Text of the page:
|Seatposts.... Any suggestions?||kushogun|
Oct 15, 2001 10:31 AM
|Hi all. I'm looking to drop some weight on my bike. I am looking for a new seatpost to try and accomadate this task. Currently I have a very heavy Kalloy 27.2 mm post with a rediculous 7mm stainless steel bolt. I have looked at Dura-Ace, Thomson, ITM Millenium, U.S.E. Alien carbon and aluminum, and Campy posts. I know there are pros and cons to each of these post but surely there must be some concensus. Do the cabon fiber posts (Campy Record & U.S.E. Alien) improve any vibration dampening of any significance? If not Ti help out? I am a light rider on a stiff CAAD 4 C'dale. Looking to improve some ride quality and shave some weight at the same time. Thanks everyone!|
|Yeah -- my suggestion? Don't sweat it. You can save a few||bill|
Oct 15, 2001 10:55 AM
|grams on some of the cooler seatposts, but not that many grams (the U.S.E. post I guess is the lightest, and you can save some 50 grams over other ti and carbon; maybe 80 gms less than the fartiest, cheapest alu), but I still would make sure to buy function over weight. None save much weight, and none make ANY difference in ride quality that I can determine, having tried alu, ti, and carbon. |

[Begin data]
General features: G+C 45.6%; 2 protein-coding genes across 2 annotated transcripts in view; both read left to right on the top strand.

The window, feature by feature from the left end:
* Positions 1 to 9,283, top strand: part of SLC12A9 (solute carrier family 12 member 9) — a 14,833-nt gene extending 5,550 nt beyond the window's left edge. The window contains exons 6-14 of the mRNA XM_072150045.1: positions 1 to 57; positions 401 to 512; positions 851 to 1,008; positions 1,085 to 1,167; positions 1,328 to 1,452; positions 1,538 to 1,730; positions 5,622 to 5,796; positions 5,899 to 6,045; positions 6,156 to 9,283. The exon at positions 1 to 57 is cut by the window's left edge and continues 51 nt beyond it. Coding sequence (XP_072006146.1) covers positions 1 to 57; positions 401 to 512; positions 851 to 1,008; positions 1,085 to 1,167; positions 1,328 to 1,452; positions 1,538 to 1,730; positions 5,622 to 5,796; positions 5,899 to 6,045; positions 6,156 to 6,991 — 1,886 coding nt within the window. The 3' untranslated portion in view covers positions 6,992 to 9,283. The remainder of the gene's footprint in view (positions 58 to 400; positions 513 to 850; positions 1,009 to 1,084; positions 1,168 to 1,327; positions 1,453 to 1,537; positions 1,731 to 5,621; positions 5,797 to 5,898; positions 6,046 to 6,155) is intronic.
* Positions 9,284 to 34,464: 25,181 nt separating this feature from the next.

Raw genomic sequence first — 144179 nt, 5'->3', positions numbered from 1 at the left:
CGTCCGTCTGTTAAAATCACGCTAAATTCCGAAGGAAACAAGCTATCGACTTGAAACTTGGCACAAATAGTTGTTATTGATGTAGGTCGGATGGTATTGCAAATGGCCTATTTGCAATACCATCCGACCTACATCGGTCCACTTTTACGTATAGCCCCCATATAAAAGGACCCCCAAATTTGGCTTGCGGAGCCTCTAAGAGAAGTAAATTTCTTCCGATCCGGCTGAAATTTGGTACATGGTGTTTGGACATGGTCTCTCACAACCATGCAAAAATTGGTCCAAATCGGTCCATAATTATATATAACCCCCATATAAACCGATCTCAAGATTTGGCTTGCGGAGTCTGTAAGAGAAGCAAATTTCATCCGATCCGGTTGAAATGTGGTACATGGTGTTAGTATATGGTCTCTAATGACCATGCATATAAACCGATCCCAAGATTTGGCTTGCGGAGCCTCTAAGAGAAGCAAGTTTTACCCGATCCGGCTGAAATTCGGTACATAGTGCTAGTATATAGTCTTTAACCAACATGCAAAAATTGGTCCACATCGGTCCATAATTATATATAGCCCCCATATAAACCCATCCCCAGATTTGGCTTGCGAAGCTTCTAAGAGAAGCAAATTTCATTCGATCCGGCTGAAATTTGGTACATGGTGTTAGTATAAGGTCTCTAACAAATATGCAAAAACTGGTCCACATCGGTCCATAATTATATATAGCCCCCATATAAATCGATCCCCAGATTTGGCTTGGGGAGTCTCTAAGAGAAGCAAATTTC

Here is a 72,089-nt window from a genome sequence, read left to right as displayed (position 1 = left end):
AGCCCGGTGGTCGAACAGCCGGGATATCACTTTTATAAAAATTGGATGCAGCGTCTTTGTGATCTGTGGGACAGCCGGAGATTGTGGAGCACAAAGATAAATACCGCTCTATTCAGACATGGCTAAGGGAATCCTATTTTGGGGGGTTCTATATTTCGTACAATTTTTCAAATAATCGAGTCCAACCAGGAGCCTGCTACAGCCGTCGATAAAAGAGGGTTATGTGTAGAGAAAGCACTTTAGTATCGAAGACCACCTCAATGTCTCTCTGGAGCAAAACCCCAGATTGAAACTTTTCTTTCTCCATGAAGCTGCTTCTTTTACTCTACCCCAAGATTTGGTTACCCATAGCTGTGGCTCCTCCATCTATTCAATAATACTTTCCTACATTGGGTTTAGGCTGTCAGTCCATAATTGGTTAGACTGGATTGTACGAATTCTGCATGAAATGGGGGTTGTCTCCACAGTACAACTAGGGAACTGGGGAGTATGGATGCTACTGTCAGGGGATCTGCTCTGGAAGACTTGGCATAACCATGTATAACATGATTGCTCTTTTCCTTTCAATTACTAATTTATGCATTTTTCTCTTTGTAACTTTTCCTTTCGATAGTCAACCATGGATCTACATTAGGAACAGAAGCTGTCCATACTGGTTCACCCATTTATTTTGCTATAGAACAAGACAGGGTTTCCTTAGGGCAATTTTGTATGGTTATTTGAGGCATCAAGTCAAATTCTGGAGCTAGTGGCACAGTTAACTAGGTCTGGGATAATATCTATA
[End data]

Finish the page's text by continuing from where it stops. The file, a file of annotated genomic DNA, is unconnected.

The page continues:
In my view, the key considerations are whether you get the setback that works with your position on the bike, whether the angle adjustment fits your needs (I have a slick carbon post that I can't get exactly level; what're you going to do? I had to return a slick ti post because it simply could not be adjusted to a sufficiently acute angle to work with my saddle rails), and whether you need something sturdy for the stand clamp, because I for one am not comfortable clamping onto carbon (maybe that's silly -- how much worse could it be than clamping the stem onto the carbon steerer?). Then, weight and aesthetics.
|re: Seatposts.... Any suggestions?||Mike P.|
Oct 15, 2001 2:52 PM
|I bought one of the USE Alien carbon fiber seatposts along with a Sella Italia SLR saddle; paid $125 for the two items. I sold the SLR saddle for $90 and my old seatpost for $30. So in the end I only paid $5 for the seatpost.